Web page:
And yet another Klundert decision. Easy to confuse with the one I just posted. Same court, both heard June 10th, 2014. The one already posted dealt with this;
1] For reasons cited as 2013 FC 110 (CanLII), 2013 FC 110, a judge of the Federal Court dismissed a motion brought by the appellant. The appellant sought an order that monies collected by the Canada Revenue Agency pursuant to a jeopardy order issued by the Federal Court be applied to criminal fines imposed upon the appellant as a result of a conviction for tax evasion.
 The appellant now argues that because evidence obtained during the investigation of his criminal tax evasion was used to obtain the jeopardy order, amounts collected under that order should first be applied to pay his criminal fines. He seeks this relief on the basis that:
i) The Canada Revenue Agency violated the principle articulated by the Supreme Court in R. v. Jarvis, 2002 SCC 73 (CanLII), 2002 SCC 73,  3 S.C.R. 757, at paragraph 84, that there must be “some measure of separation between the audit and investigative functions within” the Canada Revenue Agency;
ii) The Canada Revenue Agency used its criminal powers, namely the right to seek and obtain a search warrant under section 487 of the Code to enforce a civil debt; and
iii) The allocation of 100% of his income towards a civil liability together with his exposure to the issuance of a warrant for incarceration for non-payment of a fine, give rise to security of person “concerns” under section 7 of the Charter of Rights and Freedoms;
Bit esoteric, relating to sequence of payments of money seized.
The current decision relates to his original reassessment at Tax Court. He's not happy with it, wants the Federal Court of Appeal to toss it out because he said it was based on evidence not admissible in court. Specifically he was found guilty of criminal tax evasion. The CRA just took the numbers from the criminal case and used them to reassess him for the years he was evading tax. He argued, at Tax Court and in this appeal, that evidence gathered in a criminal investigation cannot be used in a civil reassessment. Unfortunately he has it entirely backward. Information gathered in a civil audit (while there is also a criminal review underway) cannot be used in a criminal tax evasion trial. However information gathered as part of the criminal process can be used in a civil reassessment.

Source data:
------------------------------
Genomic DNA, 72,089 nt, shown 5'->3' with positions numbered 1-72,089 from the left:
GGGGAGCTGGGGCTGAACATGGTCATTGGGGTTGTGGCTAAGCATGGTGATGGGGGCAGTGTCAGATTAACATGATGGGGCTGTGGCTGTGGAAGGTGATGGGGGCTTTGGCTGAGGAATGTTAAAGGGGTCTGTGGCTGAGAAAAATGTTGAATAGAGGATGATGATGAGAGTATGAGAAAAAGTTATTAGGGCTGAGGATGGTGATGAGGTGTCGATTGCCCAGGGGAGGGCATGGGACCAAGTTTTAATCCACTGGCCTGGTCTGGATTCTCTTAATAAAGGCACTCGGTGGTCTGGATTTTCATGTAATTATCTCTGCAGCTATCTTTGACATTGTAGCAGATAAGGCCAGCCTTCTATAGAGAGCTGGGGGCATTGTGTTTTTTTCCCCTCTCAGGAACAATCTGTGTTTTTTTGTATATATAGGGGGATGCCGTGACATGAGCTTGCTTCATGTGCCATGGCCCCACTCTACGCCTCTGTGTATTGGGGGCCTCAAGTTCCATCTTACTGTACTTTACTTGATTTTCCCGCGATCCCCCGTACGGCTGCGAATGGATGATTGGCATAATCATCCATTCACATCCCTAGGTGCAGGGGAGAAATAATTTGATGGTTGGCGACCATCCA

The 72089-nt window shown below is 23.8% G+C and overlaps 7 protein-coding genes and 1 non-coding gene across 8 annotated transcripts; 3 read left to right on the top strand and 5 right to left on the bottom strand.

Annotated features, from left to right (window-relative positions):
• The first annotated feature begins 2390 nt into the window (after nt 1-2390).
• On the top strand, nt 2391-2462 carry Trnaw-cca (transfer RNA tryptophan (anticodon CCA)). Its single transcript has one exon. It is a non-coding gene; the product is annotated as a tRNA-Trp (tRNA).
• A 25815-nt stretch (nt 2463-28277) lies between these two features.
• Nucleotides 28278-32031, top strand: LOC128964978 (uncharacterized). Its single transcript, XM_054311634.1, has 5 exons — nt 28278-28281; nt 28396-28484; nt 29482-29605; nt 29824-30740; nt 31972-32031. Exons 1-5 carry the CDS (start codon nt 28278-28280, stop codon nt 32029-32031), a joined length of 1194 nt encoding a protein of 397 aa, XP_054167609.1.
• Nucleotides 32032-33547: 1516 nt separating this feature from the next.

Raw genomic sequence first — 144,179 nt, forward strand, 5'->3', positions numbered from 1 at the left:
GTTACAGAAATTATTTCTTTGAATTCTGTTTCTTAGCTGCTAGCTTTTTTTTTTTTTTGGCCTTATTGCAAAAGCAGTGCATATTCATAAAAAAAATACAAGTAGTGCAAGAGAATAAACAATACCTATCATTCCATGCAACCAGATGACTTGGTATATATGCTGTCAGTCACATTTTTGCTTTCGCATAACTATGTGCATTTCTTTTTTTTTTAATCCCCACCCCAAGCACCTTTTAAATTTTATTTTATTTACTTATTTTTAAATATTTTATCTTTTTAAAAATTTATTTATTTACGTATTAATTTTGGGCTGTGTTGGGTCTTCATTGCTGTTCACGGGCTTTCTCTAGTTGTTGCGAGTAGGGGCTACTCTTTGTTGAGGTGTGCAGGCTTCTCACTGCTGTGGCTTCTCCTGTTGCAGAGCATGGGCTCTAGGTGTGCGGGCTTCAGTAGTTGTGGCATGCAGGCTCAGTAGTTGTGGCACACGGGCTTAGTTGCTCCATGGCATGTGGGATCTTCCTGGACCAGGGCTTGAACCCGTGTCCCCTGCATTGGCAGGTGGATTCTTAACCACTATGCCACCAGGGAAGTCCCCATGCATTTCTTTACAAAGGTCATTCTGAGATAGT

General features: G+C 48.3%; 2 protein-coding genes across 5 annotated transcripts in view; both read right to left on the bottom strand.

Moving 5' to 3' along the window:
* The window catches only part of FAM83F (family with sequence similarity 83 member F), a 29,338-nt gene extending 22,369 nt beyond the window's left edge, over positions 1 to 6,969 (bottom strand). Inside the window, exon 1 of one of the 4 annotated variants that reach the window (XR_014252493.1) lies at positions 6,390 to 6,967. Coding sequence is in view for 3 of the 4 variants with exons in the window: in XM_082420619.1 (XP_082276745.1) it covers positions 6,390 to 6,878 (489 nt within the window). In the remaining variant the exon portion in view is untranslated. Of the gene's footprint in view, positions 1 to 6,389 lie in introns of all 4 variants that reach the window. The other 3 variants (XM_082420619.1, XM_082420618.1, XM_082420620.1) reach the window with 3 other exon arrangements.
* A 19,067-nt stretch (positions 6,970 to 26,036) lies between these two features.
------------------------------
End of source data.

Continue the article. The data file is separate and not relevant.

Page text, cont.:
So the Federal Court of Appeal rejected his arguments with very little analysis;
http://www.canlii.org/en/ca/fca/doc/201 ... cnQAAAAAAQhttp://www.canlii.org/en/ca/fca/doc/201 ... cnQAAAAAAQ
 Because information was obtained by both administrative/audit processes and search warrant, it was incumbent on the appellant to point to specific evidence that was improperly obtained. However, no material facts were pled as to what information was improperly obtained or in what manner it was obtained, or that improperly obtained information was used.
 I agree with the Judge that the exposition of historical narrative combined with bare assertions results in an appeal premised upon conjecture, speculation and innuendo.
 The Judge also denied a request to amend the notice of appeal. In my view, the Judge properly denied such request because the proposed amendment related only to the relief requested and so would not cure the deficient nature of the pleading.
 The finding that the notice of appeal did not disclose a cause of action was dispositive of the motion to strike. It is therefore not necessary to consider whether the notice of appeal constituted an abuse of process. Therefore, we neither accept nor reject the Judge’s analysis.
 For these reasons, I would dismiss the appeal with costs.